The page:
Franklin Templeton: Some officials redeemed investments before winding up, shows audit3 min read . Updated: 06 Oct 2020, 08:58 PM IST
- The forensic audit also pointed to Franklin Templeton not exercising put options in papers despite ratings downgrade, said sources
- The forensic audit is part of the Sebi investigation initiated into the investment decisions taken by Franklin Templeton for a period of 1 April 2018 to 23 April 2020
Mumbai: The forensic audit by Choksi & Choksi ordered by Securities and Exchange Board of India (Sebi) has found that few key managerial personnel (KMP) of Franklin Templeton India withdrew their own investments before the fund house shut six of its debt schemes on 23 April. The forensic audit also pointed to Franklin Templeton not exercising put options in papers despite ratings downgrade, said two people with direct knowledge of the matter.
The put option was not exercised in the papers belonging to Essel group, Reliance group companies, among others, these people added.
“These findings of the forensic audit have been placed before a committee of division chiefs. The audit and Franklin’s response to the observations are being examined," said the first of the two people quoted above.
The forensic audit is part of the Sebi investigation initiated into the investment decisions taken by Franklin Templeton for a period of 1 April 2018 to 23 April 2020. Sebi had ordered the forensic audit in the month of May after investors complained to Sebi alleging malpractices.
On 23 April amid severe redemption pressure and illiquidity Franklin Templeton had decided to shut down 6 of its debt schemes. This impacted 300,000 investors and assets under management (AUM) of ₹26,000 crore.
The statements appearing in your email are not accurate nor has Sebi come to any such findings at this time, Franklin Templeton said in a statement.
“Our interactions with Sebi as our regulator are confidential. Inspections and third-party audits fall within the purview of Sebi’s oversight of mutual funds and we are cooperating fully with Sebi," said Franklin Templeton spokesperson in an emailed statement.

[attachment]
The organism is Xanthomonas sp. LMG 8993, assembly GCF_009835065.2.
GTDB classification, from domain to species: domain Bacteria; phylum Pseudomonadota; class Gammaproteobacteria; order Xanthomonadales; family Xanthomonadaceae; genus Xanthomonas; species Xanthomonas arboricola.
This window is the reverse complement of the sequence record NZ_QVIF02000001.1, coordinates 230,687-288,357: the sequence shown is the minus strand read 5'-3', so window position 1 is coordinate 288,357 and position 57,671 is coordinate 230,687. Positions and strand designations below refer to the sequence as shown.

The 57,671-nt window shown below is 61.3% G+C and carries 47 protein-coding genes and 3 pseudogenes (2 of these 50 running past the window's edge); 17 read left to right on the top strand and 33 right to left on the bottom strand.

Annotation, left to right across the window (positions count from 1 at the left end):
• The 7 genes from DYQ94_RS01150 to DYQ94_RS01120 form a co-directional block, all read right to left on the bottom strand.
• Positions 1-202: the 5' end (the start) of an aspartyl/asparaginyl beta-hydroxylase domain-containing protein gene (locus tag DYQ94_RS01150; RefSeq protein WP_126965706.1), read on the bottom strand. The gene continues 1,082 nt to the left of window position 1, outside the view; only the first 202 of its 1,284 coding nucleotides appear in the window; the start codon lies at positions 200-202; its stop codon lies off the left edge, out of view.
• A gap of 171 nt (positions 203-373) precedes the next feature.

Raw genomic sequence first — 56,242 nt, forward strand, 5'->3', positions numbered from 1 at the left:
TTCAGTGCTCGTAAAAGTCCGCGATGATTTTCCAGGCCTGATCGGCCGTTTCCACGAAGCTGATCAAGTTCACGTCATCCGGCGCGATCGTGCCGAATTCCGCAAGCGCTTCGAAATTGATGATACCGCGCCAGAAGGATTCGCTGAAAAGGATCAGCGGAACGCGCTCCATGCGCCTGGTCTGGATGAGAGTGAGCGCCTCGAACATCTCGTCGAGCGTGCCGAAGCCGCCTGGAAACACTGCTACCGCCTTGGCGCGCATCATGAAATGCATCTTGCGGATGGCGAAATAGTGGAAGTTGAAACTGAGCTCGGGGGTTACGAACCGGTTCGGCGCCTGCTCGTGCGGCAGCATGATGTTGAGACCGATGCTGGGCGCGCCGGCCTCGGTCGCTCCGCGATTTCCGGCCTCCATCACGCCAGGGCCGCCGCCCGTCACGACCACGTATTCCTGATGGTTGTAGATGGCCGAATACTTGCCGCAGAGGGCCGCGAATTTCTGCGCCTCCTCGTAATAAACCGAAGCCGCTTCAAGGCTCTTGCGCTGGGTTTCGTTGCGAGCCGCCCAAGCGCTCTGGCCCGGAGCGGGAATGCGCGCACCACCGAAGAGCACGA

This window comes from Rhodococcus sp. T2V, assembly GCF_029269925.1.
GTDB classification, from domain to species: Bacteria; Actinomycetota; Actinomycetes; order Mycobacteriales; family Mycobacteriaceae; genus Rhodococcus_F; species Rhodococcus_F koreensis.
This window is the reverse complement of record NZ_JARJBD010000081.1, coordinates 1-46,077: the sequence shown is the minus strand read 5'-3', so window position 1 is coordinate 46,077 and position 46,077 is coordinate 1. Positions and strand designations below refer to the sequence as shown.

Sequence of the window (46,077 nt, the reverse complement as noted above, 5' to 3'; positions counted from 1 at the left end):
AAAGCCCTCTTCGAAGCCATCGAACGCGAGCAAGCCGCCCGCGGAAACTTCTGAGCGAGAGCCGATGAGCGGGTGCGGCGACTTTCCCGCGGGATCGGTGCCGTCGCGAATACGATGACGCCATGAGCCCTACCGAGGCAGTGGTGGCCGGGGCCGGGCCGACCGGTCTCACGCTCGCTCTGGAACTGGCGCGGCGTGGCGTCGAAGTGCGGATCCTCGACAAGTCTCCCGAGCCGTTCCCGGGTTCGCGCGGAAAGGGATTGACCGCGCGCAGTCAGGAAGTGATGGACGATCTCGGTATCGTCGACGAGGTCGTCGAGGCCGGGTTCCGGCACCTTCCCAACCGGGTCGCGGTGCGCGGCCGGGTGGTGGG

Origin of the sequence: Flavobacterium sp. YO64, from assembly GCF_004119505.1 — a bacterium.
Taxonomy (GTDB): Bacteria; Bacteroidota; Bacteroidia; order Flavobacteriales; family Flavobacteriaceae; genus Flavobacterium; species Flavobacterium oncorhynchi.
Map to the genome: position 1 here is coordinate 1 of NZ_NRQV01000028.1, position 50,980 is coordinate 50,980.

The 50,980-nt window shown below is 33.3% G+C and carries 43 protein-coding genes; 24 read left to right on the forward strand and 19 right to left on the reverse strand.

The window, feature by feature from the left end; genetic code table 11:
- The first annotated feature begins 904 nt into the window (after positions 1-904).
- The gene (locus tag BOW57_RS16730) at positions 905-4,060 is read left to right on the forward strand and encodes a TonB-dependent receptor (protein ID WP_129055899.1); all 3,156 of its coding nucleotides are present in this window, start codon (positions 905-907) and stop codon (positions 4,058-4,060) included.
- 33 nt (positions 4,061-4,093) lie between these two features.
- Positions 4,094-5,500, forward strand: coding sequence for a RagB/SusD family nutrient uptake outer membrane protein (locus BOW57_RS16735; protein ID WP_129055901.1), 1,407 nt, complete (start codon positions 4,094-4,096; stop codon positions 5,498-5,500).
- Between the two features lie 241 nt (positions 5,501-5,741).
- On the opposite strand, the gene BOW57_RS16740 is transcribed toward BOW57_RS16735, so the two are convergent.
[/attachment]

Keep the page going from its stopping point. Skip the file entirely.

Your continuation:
The audit pointed to unusually high and irregularities in redemptions.
Redemptions in March 2020 was an aggregate of ₹9,826 crores across the six schemes) and April 2020 (till 23 April) was ₹5,531. In comparison the redemption levels in the last financial year was ₹3,255 crores in March 2019 and ₹2,378 crores in April 2019.
“Some investors were allowed to redeem from some schemes and not from others," said the second of the two people quoted above.
One of the main issues pointed out by the auditor is that of Franklin employees withdrawing their investments from the schemes ahead of the decision to shut these schemes.
“Few KMPs of Franklin Templeton withdrew their personal investments before the winding up decision," said the first person quoted above.
“Employees who made investments in the FTMF (Franklin Templeton Mutual Fund) schemes continue to hold substantial investments in the affected schemes. We have already communicated the reasons for winding up and request our investors not to be swayed by unverified or speculative reports. We continue to follow due process, both in making investment decisions and with regard to the winding up of the funds," said Franklin Templeton in the emailed response.
“Under securities laws, trading by employees in the schemes of mutual funds where they work could be charged with front-running or insider trading, depending upon the nature of trade. If the trades are placed ahead of trades placed by the fund and in a pattern, it is front-running. However, if the trades are placed based on USPI (unpublished price sensitive information) then the insider trading charge arises. But in both cases, the provisions of code of conduct applicable to mutual fund employees gets triggered. While in India, enforcement in mutual fund arena is evolving, the US SEC has had a stellar success," said Sumit Agrawal, Managing Partner, Regstreet Law Advisors & former Sebi officer.
The audit report also says that Franklin was inconsistent in exercising put options in some of the papers belonging to Reliance Group companies, and Essel group despite ratings downgrade.
“This was despite the recommendation of risk management committee. Considering that the funds were invested in illiquid paper they should have been proactive in uniformly exercising the put option," said the second person.
A put option gives the right to the holder to sell a particular asset at a particular time and price.